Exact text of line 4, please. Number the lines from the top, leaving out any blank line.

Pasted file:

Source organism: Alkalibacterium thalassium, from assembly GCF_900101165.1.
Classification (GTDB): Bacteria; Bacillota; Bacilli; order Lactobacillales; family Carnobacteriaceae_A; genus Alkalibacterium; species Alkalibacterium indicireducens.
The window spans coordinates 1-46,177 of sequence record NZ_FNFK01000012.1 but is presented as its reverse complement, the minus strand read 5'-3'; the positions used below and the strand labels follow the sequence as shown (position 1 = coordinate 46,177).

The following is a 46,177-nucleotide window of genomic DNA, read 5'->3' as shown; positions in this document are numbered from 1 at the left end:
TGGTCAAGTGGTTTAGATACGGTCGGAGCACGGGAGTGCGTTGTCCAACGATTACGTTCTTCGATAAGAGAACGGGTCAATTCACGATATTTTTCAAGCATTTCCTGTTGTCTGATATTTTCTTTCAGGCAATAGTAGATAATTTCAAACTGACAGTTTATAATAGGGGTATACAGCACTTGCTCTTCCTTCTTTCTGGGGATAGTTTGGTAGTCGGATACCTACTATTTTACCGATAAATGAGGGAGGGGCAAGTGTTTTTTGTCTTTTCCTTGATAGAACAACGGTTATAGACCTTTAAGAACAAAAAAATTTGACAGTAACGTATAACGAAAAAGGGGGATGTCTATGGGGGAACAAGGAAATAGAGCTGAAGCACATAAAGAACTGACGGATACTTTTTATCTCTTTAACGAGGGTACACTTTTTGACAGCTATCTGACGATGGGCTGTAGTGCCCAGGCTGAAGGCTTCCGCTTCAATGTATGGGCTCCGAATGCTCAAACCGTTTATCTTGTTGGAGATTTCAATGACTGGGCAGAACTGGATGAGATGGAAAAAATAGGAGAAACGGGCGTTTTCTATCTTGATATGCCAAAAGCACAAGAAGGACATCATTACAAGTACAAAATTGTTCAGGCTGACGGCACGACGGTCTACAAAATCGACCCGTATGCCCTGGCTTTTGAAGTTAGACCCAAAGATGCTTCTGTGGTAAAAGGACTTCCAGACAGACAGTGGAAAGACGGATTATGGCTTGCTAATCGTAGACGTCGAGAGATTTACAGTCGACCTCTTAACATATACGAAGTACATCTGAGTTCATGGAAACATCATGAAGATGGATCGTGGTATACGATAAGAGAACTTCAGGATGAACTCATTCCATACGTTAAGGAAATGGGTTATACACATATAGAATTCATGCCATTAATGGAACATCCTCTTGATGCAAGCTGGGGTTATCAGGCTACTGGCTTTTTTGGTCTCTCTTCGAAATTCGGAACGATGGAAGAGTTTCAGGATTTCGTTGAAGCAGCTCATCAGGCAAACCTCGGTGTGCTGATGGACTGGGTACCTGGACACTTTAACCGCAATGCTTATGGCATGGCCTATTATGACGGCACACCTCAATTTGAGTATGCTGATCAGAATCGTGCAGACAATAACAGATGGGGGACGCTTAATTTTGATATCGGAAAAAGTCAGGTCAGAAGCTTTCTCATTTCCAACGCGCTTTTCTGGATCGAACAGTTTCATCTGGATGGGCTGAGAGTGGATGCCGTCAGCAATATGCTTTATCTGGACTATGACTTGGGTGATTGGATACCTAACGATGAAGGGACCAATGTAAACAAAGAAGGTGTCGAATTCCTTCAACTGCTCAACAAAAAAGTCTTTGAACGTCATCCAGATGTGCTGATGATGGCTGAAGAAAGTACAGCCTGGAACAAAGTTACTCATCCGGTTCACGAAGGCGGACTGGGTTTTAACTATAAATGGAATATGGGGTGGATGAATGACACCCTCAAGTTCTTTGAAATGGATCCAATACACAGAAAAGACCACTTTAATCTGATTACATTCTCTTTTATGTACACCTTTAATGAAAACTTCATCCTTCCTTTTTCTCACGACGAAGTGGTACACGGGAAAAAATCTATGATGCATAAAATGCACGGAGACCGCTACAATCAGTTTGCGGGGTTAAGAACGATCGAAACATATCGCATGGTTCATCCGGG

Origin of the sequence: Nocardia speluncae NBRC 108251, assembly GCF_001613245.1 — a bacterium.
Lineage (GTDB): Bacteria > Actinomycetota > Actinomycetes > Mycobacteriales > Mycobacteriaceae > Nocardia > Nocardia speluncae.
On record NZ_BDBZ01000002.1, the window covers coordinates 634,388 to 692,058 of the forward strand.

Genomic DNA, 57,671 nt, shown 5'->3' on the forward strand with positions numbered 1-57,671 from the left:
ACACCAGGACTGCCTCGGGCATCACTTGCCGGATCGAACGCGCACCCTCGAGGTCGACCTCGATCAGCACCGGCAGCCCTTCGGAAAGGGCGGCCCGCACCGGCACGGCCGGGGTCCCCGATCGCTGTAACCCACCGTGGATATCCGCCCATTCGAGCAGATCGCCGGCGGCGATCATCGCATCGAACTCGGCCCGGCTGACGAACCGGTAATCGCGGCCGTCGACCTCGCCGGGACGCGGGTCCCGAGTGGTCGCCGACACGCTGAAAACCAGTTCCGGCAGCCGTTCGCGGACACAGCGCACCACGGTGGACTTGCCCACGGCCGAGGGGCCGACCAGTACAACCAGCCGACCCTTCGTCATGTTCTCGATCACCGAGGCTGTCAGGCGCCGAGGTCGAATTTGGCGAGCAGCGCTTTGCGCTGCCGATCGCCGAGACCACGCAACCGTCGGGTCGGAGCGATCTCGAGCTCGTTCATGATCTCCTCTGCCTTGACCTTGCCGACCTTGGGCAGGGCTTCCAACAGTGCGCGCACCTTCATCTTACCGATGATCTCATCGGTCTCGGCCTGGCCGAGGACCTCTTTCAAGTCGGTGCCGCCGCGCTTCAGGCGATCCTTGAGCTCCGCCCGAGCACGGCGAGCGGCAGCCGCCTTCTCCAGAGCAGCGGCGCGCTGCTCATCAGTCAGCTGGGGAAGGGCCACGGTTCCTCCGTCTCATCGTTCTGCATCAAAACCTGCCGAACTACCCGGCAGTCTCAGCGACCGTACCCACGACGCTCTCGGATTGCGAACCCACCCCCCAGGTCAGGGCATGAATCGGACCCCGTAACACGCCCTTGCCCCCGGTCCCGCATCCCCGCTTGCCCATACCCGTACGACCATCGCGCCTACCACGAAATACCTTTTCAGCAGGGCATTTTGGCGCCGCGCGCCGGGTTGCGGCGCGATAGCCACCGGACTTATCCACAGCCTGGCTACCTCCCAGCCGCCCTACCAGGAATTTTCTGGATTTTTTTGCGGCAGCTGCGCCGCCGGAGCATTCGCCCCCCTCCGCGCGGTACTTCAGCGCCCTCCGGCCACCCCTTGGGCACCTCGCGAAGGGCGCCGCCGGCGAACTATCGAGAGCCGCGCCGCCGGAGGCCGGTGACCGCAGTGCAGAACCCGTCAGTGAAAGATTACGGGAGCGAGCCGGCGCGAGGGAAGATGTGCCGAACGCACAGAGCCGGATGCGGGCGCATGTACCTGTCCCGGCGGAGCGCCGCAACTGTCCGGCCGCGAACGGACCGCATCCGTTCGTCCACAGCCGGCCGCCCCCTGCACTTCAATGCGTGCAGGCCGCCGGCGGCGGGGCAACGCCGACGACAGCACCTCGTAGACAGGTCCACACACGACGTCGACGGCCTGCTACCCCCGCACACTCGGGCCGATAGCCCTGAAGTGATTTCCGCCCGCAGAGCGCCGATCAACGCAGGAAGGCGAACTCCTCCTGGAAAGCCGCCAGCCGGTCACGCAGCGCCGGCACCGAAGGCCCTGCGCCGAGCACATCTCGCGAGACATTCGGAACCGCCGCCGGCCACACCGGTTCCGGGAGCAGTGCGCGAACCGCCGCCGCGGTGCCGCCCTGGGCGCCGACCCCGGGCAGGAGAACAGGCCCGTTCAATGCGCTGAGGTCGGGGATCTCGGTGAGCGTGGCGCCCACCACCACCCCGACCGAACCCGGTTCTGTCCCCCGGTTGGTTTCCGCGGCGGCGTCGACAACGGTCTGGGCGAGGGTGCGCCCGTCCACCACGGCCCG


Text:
The following is a 46,177-nucleotide window of genomic DNA, read 5'->3' as shown; positions in this document are numbered from 1 at the left end: